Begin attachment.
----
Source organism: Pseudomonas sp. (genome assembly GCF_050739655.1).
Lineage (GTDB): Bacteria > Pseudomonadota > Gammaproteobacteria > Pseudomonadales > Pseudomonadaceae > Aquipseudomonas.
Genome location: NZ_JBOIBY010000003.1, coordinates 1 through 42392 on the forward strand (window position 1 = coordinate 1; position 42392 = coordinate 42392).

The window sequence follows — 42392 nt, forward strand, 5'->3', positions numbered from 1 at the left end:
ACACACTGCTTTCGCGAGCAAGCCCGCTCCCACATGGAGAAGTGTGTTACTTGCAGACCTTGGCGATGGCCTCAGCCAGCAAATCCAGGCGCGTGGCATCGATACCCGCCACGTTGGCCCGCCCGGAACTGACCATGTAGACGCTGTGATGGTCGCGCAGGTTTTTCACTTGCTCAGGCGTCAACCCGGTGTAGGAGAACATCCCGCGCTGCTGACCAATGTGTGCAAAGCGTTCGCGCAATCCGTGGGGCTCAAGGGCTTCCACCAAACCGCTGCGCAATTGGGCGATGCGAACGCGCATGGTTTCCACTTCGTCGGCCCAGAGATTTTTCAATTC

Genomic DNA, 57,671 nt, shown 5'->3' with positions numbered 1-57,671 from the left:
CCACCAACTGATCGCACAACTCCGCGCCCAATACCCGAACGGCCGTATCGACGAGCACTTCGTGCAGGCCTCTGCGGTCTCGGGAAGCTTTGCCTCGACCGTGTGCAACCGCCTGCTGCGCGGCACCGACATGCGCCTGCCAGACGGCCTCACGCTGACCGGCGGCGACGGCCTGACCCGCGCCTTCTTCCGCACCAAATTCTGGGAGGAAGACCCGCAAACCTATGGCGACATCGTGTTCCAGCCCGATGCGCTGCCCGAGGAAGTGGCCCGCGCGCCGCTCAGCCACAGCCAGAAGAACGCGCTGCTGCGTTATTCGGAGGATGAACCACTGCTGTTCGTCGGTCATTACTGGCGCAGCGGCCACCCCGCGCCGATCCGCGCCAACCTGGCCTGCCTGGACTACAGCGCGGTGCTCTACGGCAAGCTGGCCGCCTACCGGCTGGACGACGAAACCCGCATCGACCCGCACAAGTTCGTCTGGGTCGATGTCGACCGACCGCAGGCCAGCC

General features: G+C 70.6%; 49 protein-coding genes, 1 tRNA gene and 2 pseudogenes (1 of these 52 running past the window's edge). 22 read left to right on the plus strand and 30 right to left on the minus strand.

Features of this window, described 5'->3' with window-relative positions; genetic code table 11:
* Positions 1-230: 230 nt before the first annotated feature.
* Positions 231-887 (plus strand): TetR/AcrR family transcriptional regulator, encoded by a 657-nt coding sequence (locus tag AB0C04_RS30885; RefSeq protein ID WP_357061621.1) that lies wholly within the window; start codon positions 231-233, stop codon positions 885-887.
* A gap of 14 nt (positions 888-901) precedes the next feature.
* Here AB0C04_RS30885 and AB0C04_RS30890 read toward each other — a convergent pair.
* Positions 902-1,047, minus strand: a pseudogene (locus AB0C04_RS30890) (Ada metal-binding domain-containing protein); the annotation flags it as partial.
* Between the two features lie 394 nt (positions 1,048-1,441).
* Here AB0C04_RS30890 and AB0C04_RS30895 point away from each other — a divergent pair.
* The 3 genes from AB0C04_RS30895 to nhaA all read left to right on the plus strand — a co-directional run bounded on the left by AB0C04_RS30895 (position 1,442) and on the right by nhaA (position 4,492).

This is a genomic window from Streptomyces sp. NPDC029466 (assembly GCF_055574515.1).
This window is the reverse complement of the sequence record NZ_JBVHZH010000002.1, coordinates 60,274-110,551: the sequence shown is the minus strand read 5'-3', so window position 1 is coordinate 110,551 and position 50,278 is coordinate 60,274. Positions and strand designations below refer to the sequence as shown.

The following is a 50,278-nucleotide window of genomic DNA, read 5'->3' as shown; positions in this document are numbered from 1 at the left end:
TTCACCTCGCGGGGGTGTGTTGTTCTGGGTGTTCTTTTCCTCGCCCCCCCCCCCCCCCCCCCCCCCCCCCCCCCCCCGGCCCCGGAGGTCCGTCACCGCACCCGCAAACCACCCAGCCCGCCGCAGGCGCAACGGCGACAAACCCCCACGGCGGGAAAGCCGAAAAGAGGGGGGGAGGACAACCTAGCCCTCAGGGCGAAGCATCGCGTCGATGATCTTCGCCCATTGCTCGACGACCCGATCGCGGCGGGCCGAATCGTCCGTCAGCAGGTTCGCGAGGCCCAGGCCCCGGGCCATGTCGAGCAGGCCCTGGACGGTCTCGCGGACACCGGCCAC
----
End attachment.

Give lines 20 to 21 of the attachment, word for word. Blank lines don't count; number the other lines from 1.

The following is a 50,278-nucleotide window of genomic DNA, read 5'->3' as shown; positions in this document are numbered from 1 at the left end:
TTCACCTCGCGGGGGTGTGTTGTTCTGGGTGTTCTTTTCCTCGCCCCCCCCCCCCCCCCCCCCCCCCCCCCCCCCCCGGCCCCGGAGGTCCGTCACCGCACCCGCAAACCACCCAGCCCGCCGCAGGCGCAACGGCGACAAACCCCCACGGCGGGAAAGCCGAAAAGAGGGGGGGAGGACAACCTAGCCCTCAGGGCGAAGCATCGCGTCGATGATCTTCGCCCATTGCTCGACGACCCGATCGCGGCGGGCCGAATCGTCCGTCAGCAGGTTCGCGAGGCCCAGGCCCCGGGCCATGTCGAGCAGGCCCTGGACGGTCTCGCGGACACCGGCCAC